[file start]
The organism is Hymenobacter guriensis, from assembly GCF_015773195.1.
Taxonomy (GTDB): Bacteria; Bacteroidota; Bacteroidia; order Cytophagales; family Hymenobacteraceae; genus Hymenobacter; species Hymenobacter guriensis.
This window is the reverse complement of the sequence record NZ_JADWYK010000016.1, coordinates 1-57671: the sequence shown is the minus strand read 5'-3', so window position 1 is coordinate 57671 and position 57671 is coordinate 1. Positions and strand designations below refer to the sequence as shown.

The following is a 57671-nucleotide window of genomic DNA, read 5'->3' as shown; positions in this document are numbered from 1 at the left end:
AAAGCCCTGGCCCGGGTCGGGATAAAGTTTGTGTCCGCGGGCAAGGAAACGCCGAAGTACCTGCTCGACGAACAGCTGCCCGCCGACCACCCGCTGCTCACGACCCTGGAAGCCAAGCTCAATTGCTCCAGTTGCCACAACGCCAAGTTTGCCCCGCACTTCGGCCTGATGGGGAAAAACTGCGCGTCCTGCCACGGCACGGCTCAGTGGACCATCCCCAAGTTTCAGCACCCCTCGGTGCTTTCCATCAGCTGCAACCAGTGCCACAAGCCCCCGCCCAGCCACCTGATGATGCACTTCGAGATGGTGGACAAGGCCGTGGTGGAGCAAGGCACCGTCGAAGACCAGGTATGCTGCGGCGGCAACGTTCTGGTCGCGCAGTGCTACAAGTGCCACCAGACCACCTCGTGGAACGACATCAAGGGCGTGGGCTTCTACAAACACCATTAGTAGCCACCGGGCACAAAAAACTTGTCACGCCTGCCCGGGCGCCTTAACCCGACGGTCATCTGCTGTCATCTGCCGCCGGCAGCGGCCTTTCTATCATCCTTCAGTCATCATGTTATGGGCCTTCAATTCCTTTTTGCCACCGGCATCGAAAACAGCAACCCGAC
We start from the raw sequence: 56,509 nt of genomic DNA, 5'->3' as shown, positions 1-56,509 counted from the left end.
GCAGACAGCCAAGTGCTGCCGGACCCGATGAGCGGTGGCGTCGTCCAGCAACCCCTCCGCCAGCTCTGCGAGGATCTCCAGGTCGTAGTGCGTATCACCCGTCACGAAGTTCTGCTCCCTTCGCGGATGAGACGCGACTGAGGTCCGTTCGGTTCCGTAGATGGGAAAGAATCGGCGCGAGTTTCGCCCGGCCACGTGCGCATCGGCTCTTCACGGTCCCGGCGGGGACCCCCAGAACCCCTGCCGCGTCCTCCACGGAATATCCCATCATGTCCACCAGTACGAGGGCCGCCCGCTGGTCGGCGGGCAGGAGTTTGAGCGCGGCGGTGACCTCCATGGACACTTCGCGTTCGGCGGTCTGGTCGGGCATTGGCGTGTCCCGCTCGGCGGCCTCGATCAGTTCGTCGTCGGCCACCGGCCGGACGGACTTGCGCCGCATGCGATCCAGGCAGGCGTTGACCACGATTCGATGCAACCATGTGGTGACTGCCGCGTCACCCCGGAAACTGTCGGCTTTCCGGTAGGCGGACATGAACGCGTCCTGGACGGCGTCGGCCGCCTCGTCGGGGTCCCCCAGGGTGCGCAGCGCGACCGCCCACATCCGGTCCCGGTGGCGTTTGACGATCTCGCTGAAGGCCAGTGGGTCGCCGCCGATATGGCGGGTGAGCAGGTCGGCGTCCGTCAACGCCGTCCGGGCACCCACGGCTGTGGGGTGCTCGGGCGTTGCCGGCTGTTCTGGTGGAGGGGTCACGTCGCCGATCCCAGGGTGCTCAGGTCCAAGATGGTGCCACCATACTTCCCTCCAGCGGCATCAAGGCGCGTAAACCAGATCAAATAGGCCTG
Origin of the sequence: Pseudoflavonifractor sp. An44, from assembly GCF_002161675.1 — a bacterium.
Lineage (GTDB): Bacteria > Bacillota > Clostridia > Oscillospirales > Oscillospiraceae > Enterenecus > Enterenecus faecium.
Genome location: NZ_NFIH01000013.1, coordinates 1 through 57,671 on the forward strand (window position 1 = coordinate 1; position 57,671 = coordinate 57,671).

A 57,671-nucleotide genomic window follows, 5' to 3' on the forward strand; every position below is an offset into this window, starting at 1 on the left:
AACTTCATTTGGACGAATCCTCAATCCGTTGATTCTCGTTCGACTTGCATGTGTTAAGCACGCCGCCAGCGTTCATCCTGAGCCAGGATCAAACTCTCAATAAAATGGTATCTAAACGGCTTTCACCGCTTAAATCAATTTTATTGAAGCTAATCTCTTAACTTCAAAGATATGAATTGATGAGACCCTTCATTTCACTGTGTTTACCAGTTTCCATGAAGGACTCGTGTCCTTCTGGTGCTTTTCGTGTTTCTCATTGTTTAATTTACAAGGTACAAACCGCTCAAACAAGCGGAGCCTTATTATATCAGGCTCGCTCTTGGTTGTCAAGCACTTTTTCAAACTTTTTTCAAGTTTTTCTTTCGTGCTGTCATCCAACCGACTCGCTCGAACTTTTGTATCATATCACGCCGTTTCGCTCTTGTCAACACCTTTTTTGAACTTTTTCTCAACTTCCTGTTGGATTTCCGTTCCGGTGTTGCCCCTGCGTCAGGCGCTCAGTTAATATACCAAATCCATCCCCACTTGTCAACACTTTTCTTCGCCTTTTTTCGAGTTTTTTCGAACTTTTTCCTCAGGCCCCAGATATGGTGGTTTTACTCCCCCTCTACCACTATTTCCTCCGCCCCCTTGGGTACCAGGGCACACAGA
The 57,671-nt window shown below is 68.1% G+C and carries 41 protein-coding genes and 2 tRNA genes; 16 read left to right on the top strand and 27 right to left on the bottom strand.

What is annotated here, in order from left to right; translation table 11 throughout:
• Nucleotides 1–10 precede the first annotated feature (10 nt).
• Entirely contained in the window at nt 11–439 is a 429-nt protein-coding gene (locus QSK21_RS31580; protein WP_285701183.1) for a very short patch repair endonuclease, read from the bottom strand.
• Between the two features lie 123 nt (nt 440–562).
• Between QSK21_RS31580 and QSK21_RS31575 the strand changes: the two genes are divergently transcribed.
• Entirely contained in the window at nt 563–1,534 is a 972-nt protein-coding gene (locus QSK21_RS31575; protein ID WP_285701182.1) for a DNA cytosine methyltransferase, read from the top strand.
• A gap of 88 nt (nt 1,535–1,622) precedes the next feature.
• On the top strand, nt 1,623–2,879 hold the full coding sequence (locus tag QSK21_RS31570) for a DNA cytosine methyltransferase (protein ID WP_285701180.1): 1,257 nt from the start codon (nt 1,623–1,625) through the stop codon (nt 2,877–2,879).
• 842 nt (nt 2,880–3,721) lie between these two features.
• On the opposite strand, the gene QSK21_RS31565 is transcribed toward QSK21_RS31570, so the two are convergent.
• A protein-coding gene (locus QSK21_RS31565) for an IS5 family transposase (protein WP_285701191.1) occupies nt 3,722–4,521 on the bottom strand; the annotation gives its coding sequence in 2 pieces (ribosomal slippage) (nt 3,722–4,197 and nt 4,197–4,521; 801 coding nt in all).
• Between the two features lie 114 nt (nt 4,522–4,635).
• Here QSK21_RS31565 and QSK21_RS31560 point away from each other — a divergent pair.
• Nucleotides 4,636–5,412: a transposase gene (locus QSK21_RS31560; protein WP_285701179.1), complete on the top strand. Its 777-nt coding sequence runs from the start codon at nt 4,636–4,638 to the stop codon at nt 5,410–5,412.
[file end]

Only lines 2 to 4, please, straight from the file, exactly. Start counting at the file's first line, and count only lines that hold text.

Taxonomy (GTDB): Bacteria; Bacteroidota; Bacteroidia; order Cytophagales; family Hymenobacteraceae; genus Hymenobacter; species Hymenobacter guriensis.
This window is the reverse complement of the sequence record NZ_JADWYK010000016.1, coordinates 1-57671: the sequence shown is the minus strand read 5'-3', so window position 1 is coordinate 57671 and position 57671 is coordinate 1. Positions and strand designations below refer to the sequence as shown.

The following is a 57671-nucleotide window of genomic DNA, read 5'->3' as shown; positions in this document are numbered from 1 at the left end: